Sex is of course important in Raabta. Why shouldn’t he? Two young people, Shiv and Saira, flirt and do all of the following. This is Budapest captured in all its glory by Czech cinematographer Martin Preiss who can’t decide what he likes most, the lovers or the scenery. So the camera decides to celebrate the love of lovers and the landscape in a single breathless swirling ball of lazy sensuality.
Sushant still plays his characters as eager to please, an early Shah Rukh Khan without a shrewd charm who allows the shrewd skill of being charming to show off on screen without fear of being called a show-off. Who other than Sushant among the current batch of 20 out of 30 male stars can get away with the chocolate cheese of a line like “Parts of me are chocolatey.”
Sushant’s co-star Kriti Sanon is remarkably free of inhibition. It gives off a fresh morning dew even in the most sweaty situations. And there can’t be more sweat than that: Sushant’s best friend Varun Sharma (the new Shakti Kapor in town) hooks up with a plump, parody soothsayer who looks at Ms. Sanon and growls, “You don’t get much sleep.” . You are haunted by nightmares’… Sanon looks back. If she can stare at Sushant’s false mistrust, what’s a fun card reader?
Raabta is fun to watch in the first half when Sushant and Sanon do a Befikre. It is when they approach the theme janam-janam ka saath Madhumati / Milan / Mehbooba that the clouds gather. And the problem is Jim Sarbh. Embodied in the key role of the arrogant lover who stalks Sanon from life to life, Sarbh, who was so brilliant and menacing as a terrorist in Neerja, lets out a performance whimper. Playing a liquor baron, he’s like a mug of beer without the froth. Wrong, he pronounces his lines of intense passion to Sanon as if reading the headlines of the newspapers.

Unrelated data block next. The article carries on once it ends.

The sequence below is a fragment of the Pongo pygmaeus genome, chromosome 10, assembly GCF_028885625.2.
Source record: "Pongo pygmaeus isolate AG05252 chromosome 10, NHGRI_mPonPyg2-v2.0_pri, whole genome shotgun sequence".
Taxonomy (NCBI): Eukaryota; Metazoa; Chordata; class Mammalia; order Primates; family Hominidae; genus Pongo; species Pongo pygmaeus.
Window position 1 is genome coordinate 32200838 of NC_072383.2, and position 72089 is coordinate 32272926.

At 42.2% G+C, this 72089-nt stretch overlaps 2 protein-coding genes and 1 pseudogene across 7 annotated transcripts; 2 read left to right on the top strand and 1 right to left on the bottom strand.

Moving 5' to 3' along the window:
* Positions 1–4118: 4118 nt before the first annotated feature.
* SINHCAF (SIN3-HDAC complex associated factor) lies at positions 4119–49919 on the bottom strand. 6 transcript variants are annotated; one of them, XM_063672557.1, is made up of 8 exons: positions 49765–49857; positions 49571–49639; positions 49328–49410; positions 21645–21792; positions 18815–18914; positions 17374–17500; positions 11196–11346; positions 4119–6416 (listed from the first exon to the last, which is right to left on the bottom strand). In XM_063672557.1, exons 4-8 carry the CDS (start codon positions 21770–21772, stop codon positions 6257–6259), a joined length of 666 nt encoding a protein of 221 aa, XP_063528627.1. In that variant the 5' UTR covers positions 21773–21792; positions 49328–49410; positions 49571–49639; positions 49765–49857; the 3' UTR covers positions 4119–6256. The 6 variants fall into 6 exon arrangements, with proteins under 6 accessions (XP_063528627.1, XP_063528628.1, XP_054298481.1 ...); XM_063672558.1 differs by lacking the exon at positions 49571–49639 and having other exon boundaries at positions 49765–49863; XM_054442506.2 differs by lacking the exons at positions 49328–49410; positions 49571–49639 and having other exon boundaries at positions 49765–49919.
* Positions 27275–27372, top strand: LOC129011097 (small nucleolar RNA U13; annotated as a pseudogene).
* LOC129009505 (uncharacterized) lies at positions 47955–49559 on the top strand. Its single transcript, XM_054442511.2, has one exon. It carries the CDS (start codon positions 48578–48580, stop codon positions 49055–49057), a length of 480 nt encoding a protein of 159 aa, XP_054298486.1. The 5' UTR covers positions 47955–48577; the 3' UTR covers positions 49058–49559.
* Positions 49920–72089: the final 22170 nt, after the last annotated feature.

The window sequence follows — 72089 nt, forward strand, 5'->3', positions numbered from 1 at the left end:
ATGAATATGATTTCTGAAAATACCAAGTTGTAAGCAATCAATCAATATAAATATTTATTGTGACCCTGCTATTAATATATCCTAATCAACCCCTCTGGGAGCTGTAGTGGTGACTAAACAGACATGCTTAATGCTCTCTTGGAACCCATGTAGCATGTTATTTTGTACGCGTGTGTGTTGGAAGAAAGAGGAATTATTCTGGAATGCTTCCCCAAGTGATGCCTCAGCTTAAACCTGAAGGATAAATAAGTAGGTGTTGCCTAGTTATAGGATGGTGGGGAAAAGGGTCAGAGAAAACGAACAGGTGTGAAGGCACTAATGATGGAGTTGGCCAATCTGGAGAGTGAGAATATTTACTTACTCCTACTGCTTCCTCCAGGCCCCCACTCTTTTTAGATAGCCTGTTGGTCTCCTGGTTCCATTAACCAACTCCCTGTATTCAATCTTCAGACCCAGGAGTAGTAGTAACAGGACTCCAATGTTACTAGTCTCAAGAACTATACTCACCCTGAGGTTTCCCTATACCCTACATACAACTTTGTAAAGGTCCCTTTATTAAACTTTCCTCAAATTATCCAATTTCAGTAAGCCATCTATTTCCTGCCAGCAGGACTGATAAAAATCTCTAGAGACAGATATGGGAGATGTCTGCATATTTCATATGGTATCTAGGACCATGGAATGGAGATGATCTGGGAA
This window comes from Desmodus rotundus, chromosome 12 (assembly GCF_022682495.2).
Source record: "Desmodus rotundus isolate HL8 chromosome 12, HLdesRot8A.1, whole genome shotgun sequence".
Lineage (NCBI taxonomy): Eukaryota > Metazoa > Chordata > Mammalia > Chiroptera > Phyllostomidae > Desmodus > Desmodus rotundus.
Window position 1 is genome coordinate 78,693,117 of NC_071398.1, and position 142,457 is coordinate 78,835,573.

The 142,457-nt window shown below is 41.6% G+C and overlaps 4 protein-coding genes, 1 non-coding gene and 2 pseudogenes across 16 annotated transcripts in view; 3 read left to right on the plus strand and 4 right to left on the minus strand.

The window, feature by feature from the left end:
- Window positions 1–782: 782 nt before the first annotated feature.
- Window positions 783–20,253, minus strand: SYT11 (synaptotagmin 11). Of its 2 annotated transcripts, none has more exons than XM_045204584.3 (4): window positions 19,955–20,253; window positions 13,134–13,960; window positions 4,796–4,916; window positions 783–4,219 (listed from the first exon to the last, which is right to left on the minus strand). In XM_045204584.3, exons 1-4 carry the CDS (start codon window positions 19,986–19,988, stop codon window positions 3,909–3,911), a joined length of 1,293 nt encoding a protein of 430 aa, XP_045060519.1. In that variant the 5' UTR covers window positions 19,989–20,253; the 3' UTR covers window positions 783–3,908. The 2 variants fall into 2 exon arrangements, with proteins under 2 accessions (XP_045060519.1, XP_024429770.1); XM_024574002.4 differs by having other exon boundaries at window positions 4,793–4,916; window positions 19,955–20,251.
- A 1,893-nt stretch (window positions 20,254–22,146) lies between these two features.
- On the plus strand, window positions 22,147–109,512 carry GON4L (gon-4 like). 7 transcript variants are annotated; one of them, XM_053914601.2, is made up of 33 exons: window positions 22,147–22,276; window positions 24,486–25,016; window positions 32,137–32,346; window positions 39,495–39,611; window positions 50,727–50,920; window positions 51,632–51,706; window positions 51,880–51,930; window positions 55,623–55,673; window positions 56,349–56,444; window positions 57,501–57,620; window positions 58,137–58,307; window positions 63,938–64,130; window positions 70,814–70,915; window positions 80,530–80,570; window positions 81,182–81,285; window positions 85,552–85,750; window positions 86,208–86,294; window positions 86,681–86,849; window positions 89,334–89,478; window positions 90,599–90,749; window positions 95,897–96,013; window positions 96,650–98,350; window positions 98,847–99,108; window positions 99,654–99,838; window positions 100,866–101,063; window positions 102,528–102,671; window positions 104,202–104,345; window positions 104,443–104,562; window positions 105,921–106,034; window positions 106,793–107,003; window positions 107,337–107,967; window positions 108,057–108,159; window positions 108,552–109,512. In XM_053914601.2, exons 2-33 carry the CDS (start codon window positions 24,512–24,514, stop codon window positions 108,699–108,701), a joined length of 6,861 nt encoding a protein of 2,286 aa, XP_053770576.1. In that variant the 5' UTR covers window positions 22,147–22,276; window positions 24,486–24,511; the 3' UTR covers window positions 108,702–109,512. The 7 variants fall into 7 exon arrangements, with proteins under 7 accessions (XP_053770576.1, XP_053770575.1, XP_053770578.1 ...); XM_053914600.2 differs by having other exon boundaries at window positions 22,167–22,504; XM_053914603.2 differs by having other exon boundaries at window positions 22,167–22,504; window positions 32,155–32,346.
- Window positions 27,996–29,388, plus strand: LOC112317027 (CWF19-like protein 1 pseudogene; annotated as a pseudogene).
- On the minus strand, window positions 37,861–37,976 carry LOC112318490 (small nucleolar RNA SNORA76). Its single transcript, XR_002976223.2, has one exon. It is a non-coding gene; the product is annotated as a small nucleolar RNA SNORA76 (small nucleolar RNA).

If only the third angle of the supposedly stormy triangle was right! Nonetheless, the post-midst time regression in the past has both Sushant and Kriti undergoing an alluring makeover. Sushant even changes her voice to woo Kriti in a previous life. Their intense conflicts in the past located in an indeterminate tribal territory, convey a primitive immediacy.
The plot leaves room for humor even under the most difficult circumstances, and this is the USP of this alluring romantic comedy. For example, while Kriti’s Saira agonizes over his past life with Sushant, he remains blissfully oblivious to their past connections, preferring recreation over reincarnation, choosing flirtation over mediation, Ummm over Om. The fun element never gives up on the movie even when the three main characters are locked into an intense talk about the afterlife. Sadly, there are only three characters in the film that are worth talking about. Not to mention Rajkummar Rao who appears unrecognizable as an old man who looks like Vijay Raaz.
Its good. Mistake of identity is part of the playful game plan that rookie director Dinesh Vijan is devising to keep the theme of reincarnation from going dark. Raabta is fun most of the time. If only Jim had loosened up and had as much as Sushant and Sanon.
Maybe in another life?
Image source: IMDb